The core logic of the service can be found in the subroutine at address 0x400D6D. The call at 0x400D8E reads user input; the function essentially reads a 32-bit uppercase hexadecimal integer that must be zero padded to a length of 8. This then drives the program functionality.

Within the subroutine responsible for processing individual hex digits a curious side-effect happens on the input of @:

; Returns the previous value of sigmask
mov     rax, SYS_rt_sigprocmask ; sys_rt_sigprocmask
mov     rdi, SIG_BLOCK
mov     rsi, 0
mov     rdx, (offset var+3)
mov     r10, 8          ; size
syscall
mov     eax, 0FFFFFFFFh
jmp     short loc_400B61

It reads the current sigmask into the memory at (var + 3).

From reverse engineering the code, we see that the ‘head librarian’ is allowed to know about all books. Thus, if we use the ‘library card’ number of the ‘head librarian’, we should be able to read the book (and get the flag).

Unfortunately, directly using the ‘library card’ number of the ‘head librarian’ is impossible since it requires guessing the output of ‘/dev/urandom’ for a number of successive iterations (logic starting at 0x400E0D).

Thus, a different method is required. Note that entering any other value for the ‘library card’ number stores its result into the same global variable, var as previously mentioned. The upper two bytes of var need to be 0; which can be achieved by inputting an invalid hex value containing @.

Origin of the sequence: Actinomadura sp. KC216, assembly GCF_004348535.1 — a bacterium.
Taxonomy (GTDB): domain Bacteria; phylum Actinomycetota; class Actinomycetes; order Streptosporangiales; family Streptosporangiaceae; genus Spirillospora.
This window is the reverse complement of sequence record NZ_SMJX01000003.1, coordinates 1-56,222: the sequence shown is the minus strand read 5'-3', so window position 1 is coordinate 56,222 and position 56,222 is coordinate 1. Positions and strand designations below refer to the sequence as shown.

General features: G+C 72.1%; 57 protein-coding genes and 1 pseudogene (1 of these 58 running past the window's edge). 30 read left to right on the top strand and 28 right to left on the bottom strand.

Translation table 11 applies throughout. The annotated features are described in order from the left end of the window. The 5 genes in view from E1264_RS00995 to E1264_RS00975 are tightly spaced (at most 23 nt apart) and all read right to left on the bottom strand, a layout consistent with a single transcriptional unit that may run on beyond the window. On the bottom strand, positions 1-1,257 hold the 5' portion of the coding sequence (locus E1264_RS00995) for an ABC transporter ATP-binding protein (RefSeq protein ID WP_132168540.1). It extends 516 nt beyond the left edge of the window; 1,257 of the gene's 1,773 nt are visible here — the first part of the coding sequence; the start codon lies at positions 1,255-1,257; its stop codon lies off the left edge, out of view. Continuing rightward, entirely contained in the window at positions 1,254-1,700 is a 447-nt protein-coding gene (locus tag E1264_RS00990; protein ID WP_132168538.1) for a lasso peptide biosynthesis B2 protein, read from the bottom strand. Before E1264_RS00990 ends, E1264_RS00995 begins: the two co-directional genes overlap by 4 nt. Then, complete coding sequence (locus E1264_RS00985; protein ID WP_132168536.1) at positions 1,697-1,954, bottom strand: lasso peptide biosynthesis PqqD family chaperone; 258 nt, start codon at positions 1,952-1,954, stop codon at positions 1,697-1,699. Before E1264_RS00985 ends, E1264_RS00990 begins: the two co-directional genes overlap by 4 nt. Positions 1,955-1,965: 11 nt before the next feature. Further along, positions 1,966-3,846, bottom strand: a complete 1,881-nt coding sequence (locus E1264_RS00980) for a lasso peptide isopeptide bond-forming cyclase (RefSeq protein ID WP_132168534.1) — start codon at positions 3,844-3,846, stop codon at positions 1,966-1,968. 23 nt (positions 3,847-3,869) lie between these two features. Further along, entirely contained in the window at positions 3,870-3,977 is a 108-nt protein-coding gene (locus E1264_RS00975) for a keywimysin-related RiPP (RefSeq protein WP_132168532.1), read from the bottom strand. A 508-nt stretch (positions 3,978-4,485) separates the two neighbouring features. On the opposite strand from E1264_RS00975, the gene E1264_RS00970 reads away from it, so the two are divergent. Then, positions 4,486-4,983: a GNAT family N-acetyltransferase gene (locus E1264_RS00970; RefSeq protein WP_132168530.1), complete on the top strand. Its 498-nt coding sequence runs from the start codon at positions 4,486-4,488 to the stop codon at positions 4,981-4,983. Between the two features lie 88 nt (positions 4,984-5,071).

So in order to authenticate as the head librarian, we first enter a ‘library card’ number of the form: XX278F03 and then enter an invalid input containing @ (values and logic derived from 0x400DCC onward).

Using this as initial input and following it with 952A7224, we obtain a list of books available.

The following input:

420B65F7
10278F03
@@@@@@@@
952A7224

…gives us:

...
sure! the head librarian is allowed to know about all the books!
------------
16F7F4D391F030CF
------------

To read the book, we see that it must be entered in two parts (as the name is a 64-bit integer) the F1140B88 command can be used to retrieve a book’s contents (from 0x400DB1):

F1140B88
16F7F4D3
91F030CF

…which gives:

...
oh, yes, we have that! here you go...
flag{our_secret_is_that_we_really_just_have_this_one_book}

Trace of solution:

$ nc school.fluxfingers.net 1527
< hi! this is the secret library. if you want me to speak to you, you need to know the magic words.
> 420B65F7
< alright, show me your library card.
> 10278F03
< alright!
> @@@@@@@@
< warning: invalid hexchar '@'
< you do know the magic words, right?
> 952A7224
< sure! the head librarian is allowed to know about all the books!
< ------------
< 16F7F4D391F030CF
< ------------
> F1140B88
< you want me to show you a book? certainly! just tell me the name of the book.
> 16F7F4D3
> 91F030CF
< oh, yes, we have that! here you go...
< flag{our_secret_is_that_we_really_just_have_this_one_book}
<
< ====================